How To Get A Meeting With Anyone – Book Review0

By Tibor Shanto – 

One of the most common things I hear sales people say is “Get me in front of the right person, and I can sell them.” There is no doubt that is true, but it is also true that most find it difficult to get in front of the right person, and that the best and most sought after sales people are those who can consistently get in front of that “right” person and start selling. An added challenge is that often the person they need to get in front of is an executive surrounded by layers of people making it that much more difficult to contact them.

Well there is good news, Stu Heinecke, has produced a book to help people contact and connect with the most difficult to contact people. “How To Get A Meeting With Anyone”, explores the science and art of reaching those VIP contacts you want to sell to. Stu introduces the concept of Contact Marketing; a term he brings to full potential in the book. More than a turn of phrase, it is based not only on years of real world experience, but a series of interviews with all the players involved in the passion play of contacting and selling to anyone, especially VIP’s. Stu interviewed the very VIPs in question, executive assistants, market reactionaries, marketing experts and sales experts, including myself. He then distilled this collective knowledge and experience into a must-read book for anyone who needs to contact the un-contactable to be successful in their endeavourer.

One of the most refreshing elements of the book, and a direct result of the input, is that it does not start with a bias, and then sets out to prove it, while tearing down other forms of connecting. This is not cold calling vs. social selling; direct marketing vs. inbound market. But an exploration of how these things can be combined and leveraged in a way that helps the reader learn how to get a meeting with anyone, whether they are selling or for other reasons. Beyond sales and marketing, this book delivers for business owners, or start ups who need to contact that right person to fund the next phase.

For me what makes a sales book great is when it goes beyond the concepts of what and why, and takes the extra step of showing you how, with practical real world examples. As you read, you can tell Stu has lived it and as a reader you will benefit from that. This is not only important for learning, but for doing, the book will give you the confidence to act on things you may have been afraid or reluctant to try, or more commonly, someone told you won’t work, or you can’t do. The way Stu lays it out, you discover you can and how, and if you’re willing, you’ll discover a whole new market of people others will tell you are near impossible to reach.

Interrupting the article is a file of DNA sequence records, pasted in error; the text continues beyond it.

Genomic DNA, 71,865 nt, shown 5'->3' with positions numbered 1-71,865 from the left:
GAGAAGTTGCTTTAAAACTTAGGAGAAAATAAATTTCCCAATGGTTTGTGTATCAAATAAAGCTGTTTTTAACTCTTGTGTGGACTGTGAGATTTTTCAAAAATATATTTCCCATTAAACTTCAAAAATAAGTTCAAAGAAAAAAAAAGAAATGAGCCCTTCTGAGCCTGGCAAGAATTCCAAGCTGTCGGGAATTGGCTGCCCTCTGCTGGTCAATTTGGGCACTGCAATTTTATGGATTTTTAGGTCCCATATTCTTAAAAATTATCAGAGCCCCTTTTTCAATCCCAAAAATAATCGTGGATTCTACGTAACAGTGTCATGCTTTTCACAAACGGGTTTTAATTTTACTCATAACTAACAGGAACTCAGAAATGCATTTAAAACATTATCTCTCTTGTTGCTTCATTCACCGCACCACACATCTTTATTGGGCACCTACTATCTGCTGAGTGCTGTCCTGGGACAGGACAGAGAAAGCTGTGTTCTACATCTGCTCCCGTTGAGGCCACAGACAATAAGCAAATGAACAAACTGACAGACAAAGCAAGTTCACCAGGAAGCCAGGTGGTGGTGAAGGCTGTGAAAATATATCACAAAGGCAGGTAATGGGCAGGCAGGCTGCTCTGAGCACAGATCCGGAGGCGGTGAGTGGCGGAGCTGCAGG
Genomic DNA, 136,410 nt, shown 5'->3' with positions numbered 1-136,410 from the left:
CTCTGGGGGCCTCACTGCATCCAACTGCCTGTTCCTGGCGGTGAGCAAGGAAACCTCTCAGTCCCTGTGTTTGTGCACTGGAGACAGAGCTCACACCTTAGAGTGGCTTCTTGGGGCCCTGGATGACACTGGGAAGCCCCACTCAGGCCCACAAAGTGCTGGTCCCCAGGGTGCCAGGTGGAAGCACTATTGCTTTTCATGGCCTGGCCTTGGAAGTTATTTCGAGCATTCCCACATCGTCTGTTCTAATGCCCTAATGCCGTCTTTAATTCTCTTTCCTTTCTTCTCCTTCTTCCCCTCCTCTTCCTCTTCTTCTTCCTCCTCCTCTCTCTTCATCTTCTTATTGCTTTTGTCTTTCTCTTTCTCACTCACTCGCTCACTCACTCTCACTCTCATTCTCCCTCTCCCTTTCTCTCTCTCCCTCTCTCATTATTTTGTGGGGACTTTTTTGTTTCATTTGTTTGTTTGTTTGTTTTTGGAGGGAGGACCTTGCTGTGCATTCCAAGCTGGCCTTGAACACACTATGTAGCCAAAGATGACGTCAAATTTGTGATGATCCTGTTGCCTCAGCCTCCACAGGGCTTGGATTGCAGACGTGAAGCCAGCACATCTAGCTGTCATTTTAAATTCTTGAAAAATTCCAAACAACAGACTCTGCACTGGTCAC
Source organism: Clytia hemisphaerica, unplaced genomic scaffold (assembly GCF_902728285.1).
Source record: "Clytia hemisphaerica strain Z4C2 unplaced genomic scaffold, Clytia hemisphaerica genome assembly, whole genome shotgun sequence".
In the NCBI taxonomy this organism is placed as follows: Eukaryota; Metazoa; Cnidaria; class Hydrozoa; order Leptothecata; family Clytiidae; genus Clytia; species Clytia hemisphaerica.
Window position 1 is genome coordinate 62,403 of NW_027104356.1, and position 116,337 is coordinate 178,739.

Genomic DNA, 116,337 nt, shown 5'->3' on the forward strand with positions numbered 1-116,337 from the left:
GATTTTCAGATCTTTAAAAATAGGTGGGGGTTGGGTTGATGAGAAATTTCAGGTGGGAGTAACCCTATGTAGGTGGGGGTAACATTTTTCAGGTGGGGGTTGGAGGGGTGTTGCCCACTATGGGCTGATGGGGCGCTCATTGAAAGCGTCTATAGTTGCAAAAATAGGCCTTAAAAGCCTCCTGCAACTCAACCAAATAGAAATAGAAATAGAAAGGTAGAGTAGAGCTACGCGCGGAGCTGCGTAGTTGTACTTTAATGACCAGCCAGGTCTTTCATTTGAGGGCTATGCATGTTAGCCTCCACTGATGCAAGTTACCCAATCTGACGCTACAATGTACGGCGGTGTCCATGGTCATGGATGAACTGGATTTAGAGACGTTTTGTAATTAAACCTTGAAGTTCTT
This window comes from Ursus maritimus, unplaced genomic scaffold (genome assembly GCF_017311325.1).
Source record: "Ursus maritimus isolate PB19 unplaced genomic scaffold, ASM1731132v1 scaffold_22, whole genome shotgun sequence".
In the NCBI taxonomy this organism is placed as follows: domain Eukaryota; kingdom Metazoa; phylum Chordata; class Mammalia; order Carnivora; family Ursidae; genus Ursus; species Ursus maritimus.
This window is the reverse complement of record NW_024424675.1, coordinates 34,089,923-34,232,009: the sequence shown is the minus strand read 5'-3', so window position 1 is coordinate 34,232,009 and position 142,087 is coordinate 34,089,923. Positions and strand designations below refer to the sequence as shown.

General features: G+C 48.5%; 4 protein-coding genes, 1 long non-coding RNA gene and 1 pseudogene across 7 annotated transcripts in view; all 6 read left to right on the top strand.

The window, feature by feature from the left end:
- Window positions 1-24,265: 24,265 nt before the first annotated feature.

The book is full of clear concepts supported by “how to’s” and specific “what to do’s” cutting across current lines in the market. From building your prospect list, to crafting your message and deciding on the best medium to deliver it. As a result, it is not only a great read, but well paced, so even the most impatient sales person will find it a joy to read.

There are so many different “a-ha” moments, but for me there were a number of things that resonated and reinforced things I have believed and practiced and tried to get others to follow. One is the fact that if you want to sell to someone, especially a VIP, you need to become their peer. That does not mean you have to go out and become an executive, but understand and “live” in their world so you can relate to them, and more importantly they can relate to you. The other must-read and must-live chapter is chapter 15. Stu lays out why you need to stop thinking about the executive assistant or admin as a gatekeeper, and view them as your gateway to success in meeting with anyone.

There are two pleasant added bonuses, unique to the book, and specifically because of Stu and the fact that he is not just a proven marketer, but a cartoonist for The Wall Street Journal. First, the book has personality, one of the reasons it is such a great read. Unlike many sales books that try to be overly academic, or over the top, Stu’s style helps you connect with him and his concepts. The other are Stu’s cartoons throughout the book. They not only confirm that a picture is worth a 1,000 words, they add dimension to the concepts presented, making them easier to take in, digest, and put into practice.

If you need to contact and meet with hard to reach individuals for any reason, you need to buy and read “How To Get A Meeting With Anyone”, it will become one of your go-to manuals for having the meetings you want to have.

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